15. Kerr JF. A histochemical study of hypertrophy and ischaemic injury of rat liver with special reference to changes in lysosomes. J Pathol Bacteriol. 1965;90:419–435. [PubMed]
16. Kerr JF, Wyllie AH, Currie AR. Apoptosis: a basic biological phenomenon with wide-ranging implications in tissue kinetics. Br J Cancer. 1972;26:239–257. [PMC free article] [PubMed]
17. Subramanian S, Steer CJ. MicroRNAs as gatekeepers of apoptosis. J Cell Physiol [PubMed]
18. Yamakuchi M, Ferlito M, Lowenstein CJ. miR-34a repression of SIRT1 regulates apoptosis. Proc Natl Acad Sci U S A. 2008;105:13421–13426. [PMC free article] [PubMed]
19. Lee KH, Chen YL, Yeh SD, Hsiao M, Lin JT, et al. MicroRNA-330 acts as tumor suppressor and induces apoptosis of prostate cancer cells through E2F1-mediated suppression of Akt phosphorylation. Oncogene 2009 [PubMed]
20. Garzon R, Calin GA, Croce CM. MicroRNAs in Cancer. Annu Rev Med. 2009;60:167–179. [PubMed]
21. Xiong Y, Fang JH, Yun JP, Yang J, Zhang Y, et al. Effects of MicroRNA-29 on apoptosis, tumorigenicity, and prognosis of hepatocellular carcinoma. Hepatology 2009 [PubMed]
22. Nakano H, Miyazawa T, Kinoshita K, Yamada Y, Yoshida T. Functional screening identifies a microRNA, miR-491 that induces apoptosis by targeting Bcl-X(L) in colorectal cancer cells. Int J Cancer 2009 [PubMed]
23. He L, Thomson JM, Hemann MT, Hernando-Monge E, Mu D, et al. A microRNA polycistron as a potential human oncogene. Nature. 2005;435:828–833. [PubMed]
24. Chen CZ. MicroRNAs as oncogenes and tumor suppressors. N Engl J Med. 2005;353:1768–1771. [PubMed]
25. Shenouda SK, Alahari SK. MicroRNA function in cancer: oncogene or a tumor suppressor? Cancer Metastasis Rev. 2009;28:369–378. [PubMed]
26. Krutzfeldt J, Rajewsky N, Braich R, Rajeev KG, Tuschl T, et al. Silencing of microRNAs in vivo with ‘antagomirs’. Nature. 2005;438:685–689. [PubMed]
27. Ploner A, Ploner C, Lukasser M, Niederegger H, Huttenhofer A. Methodological obstacles in knocking down small noncoding RNAs. RNA. 2009;15:1797–1804. [PMC free article] [PubMed]
28. Ryu SW, Lee SJ, Park MY, Jun JI, Jung YK, et al. Fas-associated factor 1, FAF1, is a member of Fas death-inducing signaling complex. J Biol Chem. 2003;278:24003–24010. [PubMed]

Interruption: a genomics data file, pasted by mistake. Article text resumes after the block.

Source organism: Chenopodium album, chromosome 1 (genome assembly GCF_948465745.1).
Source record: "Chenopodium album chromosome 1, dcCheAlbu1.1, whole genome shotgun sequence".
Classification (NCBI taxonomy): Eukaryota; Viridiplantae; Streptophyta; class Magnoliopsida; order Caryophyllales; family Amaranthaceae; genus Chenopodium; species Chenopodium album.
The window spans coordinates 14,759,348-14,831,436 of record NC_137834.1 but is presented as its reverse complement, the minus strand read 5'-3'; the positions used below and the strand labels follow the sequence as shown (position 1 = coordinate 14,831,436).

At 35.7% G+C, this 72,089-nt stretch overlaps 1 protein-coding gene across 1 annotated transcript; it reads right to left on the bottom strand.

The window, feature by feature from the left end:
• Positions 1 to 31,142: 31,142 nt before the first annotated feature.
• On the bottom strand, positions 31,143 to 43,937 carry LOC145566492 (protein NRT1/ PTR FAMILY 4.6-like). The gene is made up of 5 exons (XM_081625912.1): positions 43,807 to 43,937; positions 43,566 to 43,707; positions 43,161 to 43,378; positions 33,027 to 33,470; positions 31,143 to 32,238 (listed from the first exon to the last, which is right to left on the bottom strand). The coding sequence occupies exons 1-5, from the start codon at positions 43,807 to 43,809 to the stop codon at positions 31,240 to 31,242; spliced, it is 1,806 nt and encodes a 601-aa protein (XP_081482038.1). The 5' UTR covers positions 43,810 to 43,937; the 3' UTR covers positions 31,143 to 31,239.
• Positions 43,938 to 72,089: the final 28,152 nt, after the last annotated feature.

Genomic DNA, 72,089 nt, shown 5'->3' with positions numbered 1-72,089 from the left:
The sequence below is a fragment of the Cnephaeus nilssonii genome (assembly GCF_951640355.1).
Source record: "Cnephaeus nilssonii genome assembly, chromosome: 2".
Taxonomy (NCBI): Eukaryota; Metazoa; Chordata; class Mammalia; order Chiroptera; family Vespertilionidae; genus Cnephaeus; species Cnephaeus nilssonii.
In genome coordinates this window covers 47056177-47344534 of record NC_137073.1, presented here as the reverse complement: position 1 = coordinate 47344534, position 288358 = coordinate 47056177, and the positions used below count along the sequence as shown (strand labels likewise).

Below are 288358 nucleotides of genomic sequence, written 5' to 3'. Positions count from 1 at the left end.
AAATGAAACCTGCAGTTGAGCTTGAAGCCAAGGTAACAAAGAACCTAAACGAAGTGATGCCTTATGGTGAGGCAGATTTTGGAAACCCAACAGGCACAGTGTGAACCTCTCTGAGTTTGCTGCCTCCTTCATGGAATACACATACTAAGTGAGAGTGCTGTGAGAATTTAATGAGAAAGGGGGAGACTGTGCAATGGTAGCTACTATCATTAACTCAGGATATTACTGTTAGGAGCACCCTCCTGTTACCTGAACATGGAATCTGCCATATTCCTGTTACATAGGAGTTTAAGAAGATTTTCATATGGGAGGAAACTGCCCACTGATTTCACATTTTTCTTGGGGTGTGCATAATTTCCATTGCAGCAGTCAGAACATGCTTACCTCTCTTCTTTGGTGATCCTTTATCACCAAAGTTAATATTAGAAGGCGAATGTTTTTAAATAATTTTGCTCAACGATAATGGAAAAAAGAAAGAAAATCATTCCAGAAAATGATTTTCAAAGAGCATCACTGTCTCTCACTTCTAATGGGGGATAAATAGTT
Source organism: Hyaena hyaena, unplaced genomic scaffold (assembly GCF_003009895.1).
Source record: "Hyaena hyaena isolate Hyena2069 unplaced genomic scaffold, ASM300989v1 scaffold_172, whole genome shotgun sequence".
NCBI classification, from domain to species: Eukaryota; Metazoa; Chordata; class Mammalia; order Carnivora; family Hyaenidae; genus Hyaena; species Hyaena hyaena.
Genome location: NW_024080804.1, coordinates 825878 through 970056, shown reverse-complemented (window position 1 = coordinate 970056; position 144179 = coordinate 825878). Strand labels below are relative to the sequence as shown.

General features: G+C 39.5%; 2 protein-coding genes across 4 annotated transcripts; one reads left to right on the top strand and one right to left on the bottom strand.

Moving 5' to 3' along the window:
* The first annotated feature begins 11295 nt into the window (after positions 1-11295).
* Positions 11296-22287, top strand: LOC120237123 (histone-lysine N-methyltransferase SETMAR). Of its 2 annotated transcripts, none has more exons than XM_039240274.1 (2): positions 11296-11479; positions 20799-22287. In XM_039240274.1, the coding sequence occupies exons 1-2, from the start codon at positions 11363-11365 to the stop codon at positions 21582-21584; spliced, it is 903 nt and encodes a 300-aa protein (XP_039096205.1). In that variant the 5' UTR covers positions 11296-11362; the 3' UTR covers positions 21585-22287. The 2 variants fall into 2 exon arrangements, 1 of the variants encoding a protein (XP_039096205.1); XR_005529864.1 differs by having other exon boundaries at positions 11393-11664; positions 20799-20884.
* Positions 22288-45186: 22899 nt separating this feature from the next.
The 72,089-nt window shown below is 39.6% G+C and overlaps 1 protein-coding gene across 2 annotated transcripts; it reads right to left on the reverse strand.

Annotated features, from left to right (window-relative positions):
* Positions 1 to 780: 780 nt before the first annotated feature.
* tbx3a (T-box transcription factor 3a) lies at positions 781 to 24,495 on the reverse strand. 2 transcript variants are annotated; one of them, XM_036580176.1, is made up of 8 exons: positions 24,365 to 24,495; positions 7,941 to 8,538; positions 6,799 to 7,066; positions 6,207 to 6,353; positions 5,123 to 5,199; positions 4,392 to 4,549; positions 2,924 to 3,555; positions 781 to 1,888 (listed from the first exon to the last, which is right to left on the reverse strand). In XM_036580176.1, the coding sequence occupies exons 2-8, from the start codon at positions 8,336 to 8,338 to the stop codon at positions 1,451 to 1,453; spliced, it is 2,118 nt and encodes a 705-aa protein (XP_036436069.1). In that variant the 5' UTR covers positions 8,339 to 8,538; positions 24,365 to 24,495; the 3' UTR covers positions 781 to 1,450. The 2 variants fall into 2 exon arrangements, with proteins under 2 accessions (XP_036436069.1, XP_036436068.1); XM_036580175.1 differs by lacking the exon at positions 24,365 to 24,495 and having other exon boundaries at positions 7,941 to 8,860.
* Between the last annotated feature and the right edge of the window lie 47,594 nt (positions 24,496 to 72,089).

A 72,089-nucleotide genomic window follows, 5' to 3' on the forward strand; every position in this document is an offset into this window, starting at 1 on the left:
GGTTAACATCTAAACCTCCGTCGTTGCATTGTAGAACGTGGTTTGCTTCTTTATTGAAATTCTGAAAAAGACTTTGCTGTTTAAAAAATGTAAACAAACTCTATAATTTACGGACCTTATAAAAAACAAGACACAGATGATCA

29. Ryu SW, Kim E. Apoptosis induced by human Fas-associated factor 1, hFAF1, requires its ubiquitin homologous domain, but not the Fas-binding domain. Biochem Biophys Res Commun. 2001;286:1027–1032. [PubMed]
30. Chu K, Niu X, Williams LT. A Fas-associated protein factor, FAF1, potentiates Fas-mediated apoptosis. Proc Natl Acad Sci U S A. 1995;92:11894–11898. [PMC free article] [PubMed]
31. Menges CW, Altomare DA, Testa JR. FAS-associated factor 1 (FAF1): diverse functions and implications for oncogenesis. Cell Cycle. 2009;8:2528–2534. [PMC free article] [PubMed]
32. Ghosh AK, Basu S. Fas-associated factor 1 is a negative regulator in capsaicin induced cancer cell apoptosis. Cancer Lett 2009 [PubMed]
33. Karginov FV, Conaco C, Xuan Z, Schmidt BH, Parker JS, et al. A biochemical approach to identifying microRNA targets. Proc Natl Acad Sci U S A. 2007;104:19291–19296. [PMC free article] [PubMed]
34. Mishra PJ, Banerjee D, Bertino JR. MiRSNPs or MiR-polymorphisms, new players in microRNA mediated regulation of the cell: Introducing microRNA pharmacogenomics. Cell Cycle. 2008;7:853–858. [PubMed]
35. Lal A, Kim HH, Abdelmohsen K, Kuwano Y, Pullmann R, Jr, et al. p16(INK4a) translation suppressed by miR-24. PLoS ONE. 2008;3:e1864. [PMC free article] [PubMed]
36. Walker JC, Harland RM. microRNA-24a is required to repress apoptosis in the developing neural retina. Genes Dev. 2009;23:1046–1051. [PMC free article] [PubMed]
37. Alimirah F, Chen J, Basrawala Z, Xin H, Choubey D. DU-145 and PC-3 human prostate cancer cell lines express androgen receptor: implications for the androgen receptor functions and regulation. FEBS Lett. 2006;580:2294–2300. [PubMed]
38. Stone KR, Mickey DD, Wunderli H, Mickey GH, Paulson DF. Isolation of a human prostate carcinoma cell line (DU 145). Int J Cancer. 1978;21:274–281. [PubMed]
39. Pulukuri SM, Gondi CS, Lakka SS, Jutla A, Estes N, et al. RNA interference-directed knockdown of urokinase plasminogen activator and urokinase plasminogen activator receptor inhibits prostate cancer cell invasion, survival, and tumorigenicity in vivo. J Biol Chem. 2005;280:36529–36540. [PMC free article] [PubMed]
40. Barmoshe S, Zlotta AR. Pharmacotherapy for prostate cancer, with emphasis on hormonal treatments. Expert Opin Pharmacother. 2006;7:1685–1699. [PubMed]
41. Wang X, Tang S, Le SY, Lu R, Rader JS, et al. Aberrant expression of oncogenic and tumor-suppressive microRNAs in cervical cancer is required for cancer cell growth. PLoS One. 2008;3:e2557. [PMC free article] [PubMed]
42. Volinia S, Calin GA, Liu CG, Ambs S, Cimmino A, et al. A microRNA expression signature of human solid tumors defines cancer gene targets. Proc Natl Acad Sci U S A. 2006;103:2257–2261. [PMC free article] [PubMed]
43. Bjorling-Poulsen M, Seitz G, Guerra B, Issinger OG. The pro-apoptotic FAS-associated factor 1 is specifically reduced in human gastric carcinomas. Int J Oncol. 2003;23:1015–1023. [PubMed]

Articles from PLoS ONE are provided here courtesy of Public Library of Science
PubReader format: click here to try


Save items

Related citations in PubMed

See reviews...See all...

Cited by other articles in PMC

See all...


Recent Activity

Your browsing activity is empty.

Activity recording is turned off.

Turn recording back on

See more...